Is there a duty on children to support their parents?
Children have a responsibility to support their parents and grandparents, but always subject to the rule that support must be claimed from closer relatives first.
The basis of a child’s duty to support parents is the sense of dutifulness or filial piety. In certain circumstances, even a minor child may have to support parents. As always, the criteria of need on the part of the person to be maintained and ability to support on the part of the person from whom support is claimed, must be present.
A parent who claims support from a child must prove his need and the child’s ability to support but a more stringent criterion of need is applied to parents than to children – indigence on the part of the parent is stated to be a condition.
In the case of Smith v Mutual and Federal Co Ltd 1998 4 SA 626 (C) the court emphasized that, to prove need, a stringent criterion of need must be established. For the claimants to succeed, they are required to prove not only that the deceased had provided support, but also their own indigence and inability to support themselves. Indigence is defined as extreme need or lack of the basic necessities of life.
In Oosthuizen v Stanley 1938 AD 322 328 the court referred to “the quality and condition of the persons to be supported”. In the same case, it was pointed out that where a parent must be supported it is not only his own needs but also those of his dependents that must be considered. In Van Vuuren v Sam 1972 2 SA 633 (A) 642 Rabie JA referred to the same criterion, but stressed that the support of parents must be confined to the basic needs, namely food, clothing, shelter, medicine and care in times of illness.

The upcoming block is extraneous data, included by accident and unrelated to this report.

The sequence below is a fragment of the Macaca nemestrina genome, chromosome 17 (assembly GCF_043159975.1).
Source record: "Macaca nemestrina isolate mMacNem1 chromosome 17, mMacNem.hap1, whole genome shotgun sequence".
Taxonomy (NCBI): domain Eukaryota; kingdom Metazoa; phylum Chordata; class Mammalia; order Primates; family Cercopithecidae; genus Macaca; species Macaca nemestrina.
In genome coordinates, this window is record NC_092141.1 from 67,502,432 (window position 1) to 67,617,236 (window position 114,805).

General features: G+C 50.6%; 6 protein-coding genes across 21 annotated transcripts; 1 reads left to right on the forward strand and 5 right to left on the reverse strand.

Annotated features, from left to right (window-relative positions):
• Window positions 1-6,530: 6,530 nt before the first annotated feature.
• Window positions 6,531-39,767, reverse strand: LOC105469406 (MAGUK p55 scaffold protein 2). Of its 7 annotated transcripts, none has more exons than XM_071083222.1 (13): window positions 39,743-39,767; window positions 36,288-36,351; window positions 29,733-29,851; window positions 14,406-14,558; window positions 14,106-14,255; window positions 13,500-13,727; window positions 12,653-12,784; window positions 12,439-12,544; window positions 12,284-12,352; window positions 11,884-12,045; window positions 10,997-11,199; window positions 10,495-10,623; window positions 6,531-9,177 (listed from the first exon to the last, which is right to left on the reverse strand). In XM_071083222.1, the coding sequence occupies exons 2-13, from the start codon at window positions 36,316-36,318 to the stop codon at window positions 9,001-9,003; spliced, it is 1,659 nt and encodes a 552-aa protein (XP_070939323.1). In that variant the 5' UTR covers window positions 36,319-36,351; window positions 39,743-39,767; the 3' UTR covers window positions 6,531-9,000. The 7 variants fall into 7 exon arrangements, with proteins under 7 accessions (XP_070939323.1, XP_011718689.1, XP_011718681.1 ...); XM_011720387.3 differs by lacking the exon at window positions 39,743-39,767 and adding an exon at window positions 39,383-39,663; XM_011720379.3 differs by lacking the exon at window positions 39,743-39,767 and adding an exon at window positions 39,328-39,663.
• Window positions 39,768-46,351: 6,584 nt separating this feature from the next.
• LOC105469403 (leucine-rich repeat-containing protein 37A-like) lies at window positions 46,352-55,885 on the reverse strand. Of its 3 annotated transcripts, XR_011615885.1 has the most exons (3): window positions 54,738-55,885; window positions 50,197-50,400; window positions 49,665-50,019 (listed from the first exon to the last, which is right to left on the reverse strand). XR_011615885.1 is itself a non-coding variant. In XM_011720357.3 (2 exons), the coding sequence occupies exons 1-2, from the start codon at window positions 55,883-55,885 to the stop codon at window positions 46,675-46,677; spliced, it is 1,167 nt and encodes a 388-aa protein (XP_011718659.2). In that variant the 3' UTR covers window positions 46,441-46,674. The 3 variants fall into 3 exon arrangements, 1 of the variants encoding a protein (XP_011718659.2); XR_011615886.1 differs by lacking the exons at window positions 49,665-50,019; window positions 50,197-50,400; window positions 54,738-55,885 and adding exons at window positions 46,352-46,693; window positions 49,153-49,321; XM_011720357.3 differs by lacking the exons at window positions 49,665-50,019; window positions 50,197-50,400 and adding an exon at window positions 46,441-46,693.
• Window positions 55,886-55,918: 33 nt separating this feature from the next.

Is there a duty on grandparents to support their grandchildren?
The maintenance obligation towards a child is primarily the burden of the parents of the child. However, if the parents are not capable of meeting this obligation, it is inter alia transferred to the grandparents.
In Barnes v Union and South West Africa Insurance Co Ltd the court ruled:
“It seems clear that there is an order of priority under the common law. ‘If father and mother are lacking or are needy the burden of maintaining grandchildren and other further descendants has been laid by the civil law on the parental and maternal grandfather and the rest of the ascendants.”
Per this text there is a priority upon whom the burden to maintain children falls if the parents cannot maintain them. The burden first falls upon the grandparents, and if they cannot pay, the burden is transferred to the great-grandparents, before brothers or sisters are called on to pay maintenance. It would seem as if the direct line must first be exhausted before the collateral line is engaged for support.
Compiled by: Bertus Preller - Family Law Attorney
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